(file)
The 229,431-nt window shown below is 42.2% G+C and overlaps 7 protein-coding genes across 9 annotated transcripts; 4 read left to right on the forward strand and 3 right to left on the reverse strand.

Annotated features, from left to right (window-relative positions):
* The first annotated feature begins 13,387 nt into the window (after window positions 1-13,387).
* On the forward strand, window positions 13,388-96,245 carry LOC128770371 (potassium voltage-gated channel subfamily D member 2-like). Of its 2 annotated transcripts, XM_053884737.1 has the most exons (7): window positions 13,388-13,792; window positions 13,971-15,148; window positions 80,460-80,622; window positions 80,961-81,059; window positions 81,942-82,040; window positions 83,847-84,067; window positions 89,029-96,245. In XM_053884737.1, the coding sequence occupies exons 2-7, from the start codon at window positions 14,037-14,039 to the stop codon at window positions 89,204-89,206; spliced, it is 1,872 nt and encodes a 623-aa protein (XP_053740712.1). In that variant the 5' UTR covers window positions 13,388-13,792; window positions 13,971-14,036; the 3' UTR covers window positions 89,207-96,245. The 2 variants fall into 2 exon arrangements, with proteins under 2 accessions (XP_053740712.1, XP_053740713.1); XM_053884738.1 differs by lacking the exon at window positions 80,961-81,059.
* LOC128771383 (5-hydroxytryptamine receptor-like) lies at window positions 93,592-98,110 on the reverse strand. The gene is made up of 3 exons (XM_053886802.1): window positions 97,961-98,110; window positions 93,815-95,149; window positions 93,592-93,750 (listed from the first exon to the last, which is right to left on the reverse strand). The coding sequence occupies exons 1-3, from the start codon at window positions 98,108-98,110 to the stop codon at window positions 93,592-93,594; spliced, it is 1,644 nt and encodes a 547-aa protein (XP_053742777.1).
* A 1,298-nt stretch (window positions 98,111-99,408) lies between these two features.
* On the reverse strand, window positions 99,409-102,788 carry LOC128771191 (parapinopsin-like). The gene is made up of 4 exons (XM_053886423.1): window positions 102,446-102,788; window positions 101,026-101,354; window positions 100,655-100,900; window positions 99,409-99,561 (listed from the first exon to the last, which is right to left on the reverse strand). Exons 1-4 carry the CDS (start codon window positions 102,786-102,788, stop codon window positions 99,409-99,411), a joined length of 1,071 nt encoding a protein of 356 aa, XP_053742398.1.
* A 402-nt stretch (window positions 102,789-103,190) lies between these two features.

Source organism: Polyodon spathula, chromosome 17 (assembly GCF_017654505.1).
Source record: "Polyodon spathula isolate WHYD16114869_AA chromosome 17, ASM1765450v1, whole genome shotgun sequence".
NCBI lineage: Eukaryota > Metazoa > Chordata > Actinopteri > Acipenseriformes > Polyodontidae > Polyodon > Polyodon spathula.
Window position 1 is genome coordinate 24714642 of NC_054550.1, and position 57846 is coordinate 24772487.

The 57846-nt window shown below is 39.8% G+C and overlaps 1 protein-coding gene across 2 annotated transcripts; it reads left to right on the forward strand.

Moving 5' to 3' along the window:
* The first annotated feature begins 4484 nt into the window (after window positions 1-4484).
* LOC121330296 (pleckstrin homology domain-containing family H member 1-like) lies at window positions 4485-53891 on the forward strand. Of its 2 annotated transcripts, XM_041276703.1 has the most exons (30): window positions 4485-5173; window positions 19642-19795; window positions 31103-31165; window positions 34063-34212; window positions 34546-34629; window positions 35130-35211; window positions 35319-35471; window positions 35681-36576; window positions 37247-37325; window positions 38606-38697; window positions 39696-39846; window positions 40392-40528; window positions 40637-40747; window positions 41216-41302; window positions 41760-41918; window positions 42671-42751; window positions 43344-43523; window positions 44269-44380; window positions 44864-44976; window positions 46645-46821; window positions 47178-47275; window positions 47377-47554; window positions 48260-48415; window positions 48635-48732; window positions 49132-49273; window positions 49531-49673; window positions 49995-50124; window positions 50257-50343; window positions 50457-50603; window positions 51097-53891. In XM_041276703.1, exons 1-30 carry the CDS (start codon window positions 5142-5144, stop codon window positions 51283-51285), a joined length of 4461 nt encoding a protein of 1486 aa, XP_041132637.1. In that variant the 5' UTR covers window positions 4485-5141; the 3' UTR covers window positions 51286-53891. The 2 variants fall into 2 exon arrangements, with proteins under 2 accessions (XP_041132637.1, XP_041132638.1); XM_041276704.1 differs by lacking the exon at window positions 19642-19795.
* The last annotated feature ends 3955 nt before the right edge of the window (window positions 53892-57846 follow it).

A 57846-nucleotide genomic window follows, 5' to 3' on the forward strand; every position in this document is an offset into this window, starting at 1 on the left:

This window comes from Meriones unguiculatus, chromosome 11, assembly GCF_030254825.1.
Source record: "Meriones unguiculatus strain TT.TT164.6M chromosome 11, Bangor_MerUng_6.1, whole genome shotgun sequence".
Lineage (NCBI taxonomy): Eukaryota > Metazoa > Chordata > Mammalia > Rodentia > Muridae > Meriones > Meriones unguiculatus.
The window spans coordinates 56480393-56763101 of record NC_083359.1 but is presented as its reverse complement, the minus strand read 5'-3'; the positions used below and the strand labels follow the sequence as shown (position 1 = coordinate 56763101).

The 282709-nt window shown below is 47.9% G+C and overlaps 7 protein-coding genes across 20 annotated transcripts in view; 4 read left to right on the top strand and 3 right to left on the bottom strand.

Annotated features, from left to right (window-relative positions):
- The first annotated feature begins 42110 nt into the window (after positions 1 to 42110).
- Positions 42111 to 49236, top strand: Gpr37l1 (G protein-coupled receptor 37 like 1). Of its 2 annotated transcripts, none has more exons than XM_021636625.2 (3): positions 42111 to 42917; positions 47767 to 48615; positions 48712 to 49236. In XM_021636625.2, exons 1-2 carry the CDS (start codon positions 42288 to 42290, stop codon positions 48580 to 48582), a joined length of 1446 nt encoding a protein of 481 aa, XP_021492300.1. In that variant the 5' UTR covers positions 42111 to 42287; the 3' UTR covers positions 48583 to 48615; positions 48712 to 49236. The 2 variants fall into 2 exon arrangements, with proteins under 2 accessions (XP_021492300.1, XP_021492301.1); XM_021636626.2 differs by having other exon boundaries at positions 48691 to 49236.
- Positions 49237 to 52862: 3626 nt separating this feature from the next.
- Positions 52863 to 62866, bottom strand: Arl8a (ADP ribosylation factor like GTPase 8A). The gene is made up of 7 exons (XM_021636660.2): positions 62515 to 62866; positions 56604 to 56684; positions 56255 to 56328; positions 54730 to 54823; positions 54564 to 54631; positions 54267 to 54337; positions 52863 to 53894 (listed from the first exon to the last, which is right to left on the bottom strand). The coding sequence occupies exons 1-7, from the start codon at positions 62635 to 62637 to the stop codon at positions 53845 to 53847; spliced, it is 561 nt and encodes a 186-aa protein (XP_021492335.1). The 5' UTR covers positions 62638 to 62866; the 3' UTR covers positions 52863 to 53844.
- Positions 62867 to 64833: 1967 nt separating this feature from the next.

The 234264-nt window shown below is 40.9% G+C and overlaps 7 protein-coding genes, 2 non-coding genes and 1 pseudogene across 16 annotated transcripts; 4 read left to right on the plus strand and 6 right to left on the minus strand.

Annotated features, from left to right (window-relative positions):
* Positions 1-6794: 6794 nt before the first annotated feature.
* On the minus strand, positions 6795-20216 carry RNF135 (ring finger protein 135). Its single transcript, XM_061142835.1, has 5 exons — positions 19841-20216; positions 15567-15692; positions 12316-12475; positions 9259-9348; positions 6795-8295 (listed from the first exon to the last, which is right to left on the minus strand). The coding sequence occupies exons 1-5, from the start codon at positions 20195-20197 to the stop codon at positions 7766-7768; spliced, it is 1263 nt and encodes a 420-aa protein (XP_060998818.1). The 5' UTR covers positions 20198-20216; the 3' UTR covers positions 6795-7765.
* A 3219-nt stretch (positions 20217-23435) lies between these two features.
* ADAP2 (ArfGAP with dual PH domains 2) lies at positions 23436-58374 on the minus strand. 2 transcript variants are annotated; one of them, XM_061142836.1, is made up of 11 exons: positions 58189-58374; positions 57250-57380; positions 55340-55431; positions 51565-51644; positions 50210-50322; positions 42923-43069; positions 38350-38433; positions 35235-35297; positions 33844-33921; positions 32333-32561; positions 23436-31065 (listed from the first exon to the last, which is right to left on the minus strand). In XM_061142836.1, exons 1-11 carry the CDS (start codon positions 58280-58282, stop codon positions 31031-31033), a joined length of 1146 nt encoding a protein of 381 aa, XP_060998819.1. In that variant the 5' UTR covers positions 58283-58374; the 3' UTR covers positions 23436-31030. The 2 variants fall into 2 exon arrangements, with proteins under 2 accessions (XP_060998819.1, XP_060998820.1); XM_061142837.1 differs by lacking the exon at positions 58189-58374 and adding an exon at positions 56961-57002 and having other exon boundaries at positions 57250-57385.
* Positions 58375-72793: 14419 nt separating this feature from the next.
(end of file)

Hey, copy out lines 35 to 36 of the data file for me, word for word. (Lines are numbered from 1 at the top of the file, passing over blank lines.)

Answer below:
* ADAP2 (ArfGAP with dual PH domains 2) lies at positions 23436-58374 on the minus strand. 2 transcript variants are annotated; one of them, XM_061142836.1, is made up of 11 exons: positions 58189-58374; positions 57250-57380; positions 55340-55431; positions 51565-51644; positions 50210-50322; positions 42923-43069; positions 38350-38433; positions 35235-35297; positions 33844-33921; positions 32333-32561; positions 23436-31065 (listed from the first exon to the last, which is right to left on the minus strand). In XM_061142836.1, exons 1-11 carry the CDS (start codon positions 58280-58282, stop codon positions 31031-31033), a joined length of 1146 nt encoding a protein of 381 aa, XP_060998819.1. In that variant the 5' UTR covers positions 58283-58374; the 3' UTR covers positions 23436-31030. The 2 variants fall into 2 exon arrangements, with proteins under 2 accessions (XP_060998819.1, XP_060998820.1); XM_061142837.1 differs by lacking the exon at positions 58189-58374 and adding an exon at positions 56961-57002 and having other exon boundaries at positions 57250-57385.
* Positions 58375-72793: 14419 nt separating this feature from the next.